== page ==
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Florida lawmaker wants to repeal dwarf-tossing ban to create jobs
Florida lawmaker wants to repeal dwarf-tossing ban to create jobs

Some news on the job-creation front in Florida.
A state legislator has found yet another example of government regulation getting in the way of job creation.
So Rep. Ritch Workman, R-Melbourne, filed a bill this week to bring back "dwarf tossing," the barbaric and dangerous barroom spectacle that was imported from Australia and thrived briefly in Florida before it was outlawed in 1989.
"I'm on a quest to seek and destroy unnecessary burdens on the freedom and liberties of people," Workman said. "This is an example of Big Brother government.
"All that it does is prevent some dwarfs from getting jobs they would be happy to get," Workman said. "In this economy, or any economy, why would we want to prevent people from getting gainful employment?"
State lawmaker's not-so-lofty effort
Yes, the viral government-kills-jobs theme is being repackaged into what might be called a Leave No Tossed Dwarf Behind bill.
"I would never force anybody to take this form of employment or pay to watch it," Workman said. "I think it's repulsive and stupid. But it's none of the state's business if somebody wants to do this."
Workman's efforts to create employment opportunities for little people willing to be objectified as flying objects was not done after consultation with anyone eligible for this line of work.
"The people who were thrown were alcoholics with low self-esteem," said Robert Van Etten, 62, of Stuart. "Many of them were injured. One committed suicide."
Van Etten, a 3-foot-5-inch engineering consultant and former president of Little People of America, has worked with his wife, Angela, for years to educate people about the physical and psychological dangers of dwarf tossing.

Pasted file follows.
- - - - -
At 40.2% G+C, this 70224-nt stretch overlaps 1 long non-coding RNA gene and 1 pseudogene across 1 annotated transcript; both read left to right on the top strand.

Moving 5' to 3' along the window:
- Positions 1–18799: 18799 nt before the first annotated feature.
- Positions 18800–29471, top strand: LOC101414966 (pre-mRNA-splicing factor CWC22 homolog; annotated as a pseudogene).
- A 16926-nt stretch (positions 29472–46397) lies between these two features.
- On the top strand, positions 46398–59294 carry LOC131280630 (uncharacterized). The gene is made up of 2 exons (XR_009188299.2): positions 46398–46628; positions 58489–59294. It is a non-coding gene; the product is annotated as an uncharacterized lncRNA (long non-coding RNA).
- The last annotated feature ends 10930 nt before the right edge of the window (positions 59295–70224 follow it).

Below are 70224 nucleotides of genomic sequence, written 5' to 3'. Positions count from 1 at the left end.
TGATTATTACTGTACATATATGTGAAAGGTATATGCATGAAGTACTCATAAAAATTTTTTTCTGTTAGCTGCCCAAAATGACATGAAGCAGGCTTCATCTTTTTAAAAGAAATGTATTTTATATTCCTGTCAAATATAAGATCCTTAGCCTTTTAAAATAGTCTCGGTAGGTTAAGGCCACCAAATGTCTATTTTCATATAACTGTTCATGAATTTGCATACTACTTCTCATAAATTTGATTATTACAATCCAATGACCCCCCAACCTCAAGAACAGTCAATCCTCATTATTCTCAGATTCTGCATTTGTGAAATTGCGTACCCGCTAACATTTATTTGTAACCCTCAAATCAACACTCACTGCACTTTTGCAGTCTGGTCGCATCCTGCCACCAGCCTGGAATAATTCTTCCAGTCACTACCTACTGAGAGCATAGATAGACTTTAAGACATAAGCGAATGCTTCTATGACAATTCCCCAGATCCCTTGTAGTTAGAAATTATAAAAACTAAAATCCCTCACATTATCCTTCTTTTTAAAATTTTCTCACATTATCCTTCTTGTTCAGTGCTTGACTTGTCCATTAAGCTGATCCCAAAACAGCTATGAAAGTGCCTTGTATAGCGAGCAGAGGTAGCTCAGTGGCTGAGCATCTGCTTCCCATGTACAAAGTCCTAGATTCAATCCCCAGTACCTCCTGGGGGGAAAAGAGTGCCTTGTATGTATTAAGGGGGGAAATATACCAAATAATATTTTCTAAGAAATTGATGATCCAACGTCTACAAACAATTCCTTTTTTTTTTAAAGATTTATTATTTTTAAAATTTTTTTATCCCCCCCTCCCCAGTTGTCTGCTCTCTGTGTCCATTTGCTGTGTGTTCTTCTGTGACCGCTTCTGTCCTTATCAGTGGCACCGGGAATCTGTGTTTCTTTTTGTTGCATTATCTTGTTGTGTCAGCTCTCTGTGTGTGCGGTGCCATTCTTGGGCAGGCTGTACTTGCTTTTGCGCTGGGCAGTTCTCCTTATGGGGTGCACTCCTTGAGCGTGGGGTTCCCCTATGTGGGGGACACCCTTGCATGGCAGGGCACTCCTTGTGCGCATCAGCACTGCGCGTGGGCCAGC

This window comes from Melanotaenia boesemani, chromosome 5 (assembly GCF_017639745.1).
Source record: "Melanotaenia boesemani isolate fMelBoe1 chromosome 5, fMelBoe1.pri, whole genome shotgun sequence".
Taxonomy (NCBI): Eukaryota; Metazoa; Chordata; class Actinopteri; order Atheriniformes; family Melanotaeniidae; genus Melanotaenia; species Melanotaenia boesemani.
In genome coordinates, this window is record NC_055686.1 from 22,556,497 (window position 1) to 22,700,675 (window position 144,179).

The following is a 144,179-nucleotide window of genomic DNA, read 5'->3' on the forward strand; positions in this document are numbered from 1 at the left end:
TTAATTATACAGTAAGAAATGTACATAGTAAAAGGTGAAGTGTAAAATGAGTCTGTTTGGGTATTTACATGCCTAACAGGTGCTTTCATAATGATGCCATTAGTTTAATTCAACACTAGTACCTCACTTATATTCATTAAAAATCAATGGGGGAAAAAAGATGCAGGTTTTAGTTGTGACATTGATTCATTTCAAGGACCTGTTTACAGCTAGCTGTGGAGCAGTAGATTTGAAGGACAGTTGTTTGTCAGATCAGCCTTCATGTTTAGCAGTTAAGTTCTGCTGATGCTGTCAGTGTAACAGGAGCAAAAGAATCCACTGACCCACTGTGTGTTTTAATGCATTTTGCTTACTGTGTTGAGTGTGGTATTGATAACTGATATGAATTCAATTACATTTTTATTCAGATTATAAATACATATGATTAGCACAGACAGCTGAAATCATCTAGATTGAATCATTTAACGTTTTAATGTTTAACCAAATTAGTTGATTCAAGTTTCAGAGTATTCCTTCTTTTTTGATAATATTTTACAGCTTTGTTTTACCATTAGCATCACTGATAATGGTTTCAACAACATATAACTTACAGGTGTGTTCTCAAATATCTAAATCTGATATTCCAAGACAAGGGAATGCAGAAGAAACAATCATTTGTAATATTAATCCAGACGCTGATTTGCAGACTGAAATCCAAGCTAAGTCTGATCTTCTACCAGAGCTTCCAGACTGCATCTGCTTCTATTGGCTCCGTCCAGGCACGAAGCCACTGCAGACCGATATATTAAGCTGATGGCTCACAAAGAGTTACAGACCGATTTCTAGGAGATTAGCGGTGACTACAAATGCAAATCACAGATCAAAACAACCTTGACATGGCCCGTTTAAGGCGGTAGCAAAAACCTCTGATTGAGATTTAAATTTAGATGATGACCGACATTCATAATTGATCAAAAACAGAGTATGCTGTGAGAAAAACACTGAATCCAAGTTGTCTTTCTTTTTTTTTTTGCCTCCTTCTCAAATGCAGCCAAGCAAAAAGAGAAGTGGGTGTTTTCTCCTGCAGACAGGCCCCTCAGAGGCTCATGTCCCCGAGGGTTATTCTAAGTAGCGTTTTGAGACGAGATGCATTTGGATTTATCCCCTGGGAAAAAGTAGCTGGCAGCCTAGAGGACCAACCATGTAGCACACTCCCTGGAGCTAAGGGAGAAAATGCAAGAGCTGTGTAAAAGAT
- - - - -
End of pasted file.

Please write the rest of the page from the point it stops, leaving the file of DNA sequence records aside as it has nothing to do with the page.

Dangers and painful memories
Bringing dwarf tossing back to Florida is a step backward, he said, a move that signals a permissive air of mockery on an entire class of people.
"It's something that brings out the worst element in some people, and it's focused on people who are the most vulnerable," Van Etten said.
David Dodge, 43, of Vero Beach is a computer network consultant and the 4-foot-4-inch Florida district director of the Little People of America.
"The possibility of getting paralyzed is high," Dodge said, "and then to be used as an object for people's amusement is very degrading."
The little person credited with bringing dwarf tossing to Florida died of acute alcohol poisoning in 1989.
David Wilson, 27, was a former carnival worker who had been traveling with a promoter, getting tossed by barroom patrons around the state. Wilson died in Gainesville with a blood-alcohol level of 0.43 percent.
Later that year, the state legislature moved to end dwarf tossing by passing a law that punished bars with $1,000 fines and a revocation of their liquor licenses if they staged these events. The Palm Beach County Commission voted that same year to pass a local dwarf-tossing ordinance if the state legislature failed to act.
Ten years ago, Dave Flood, who was employed as "Dave the Dwarf" by a Tampa morning radio station, filed a federal lawsuit to challenge the state law that banned dwarf tossing.
But the suit was more of a publicity stunt than anything else for Flood, 37, who engaged in a variety of stunts imagined as humor by his bigger-sized radio co-workers.
"Why should there be a law against something because other people find it humiliating?" Flood told me after filing his lawsuit. "If you want to be tossed, and you're a dwarf, that should be up to you."

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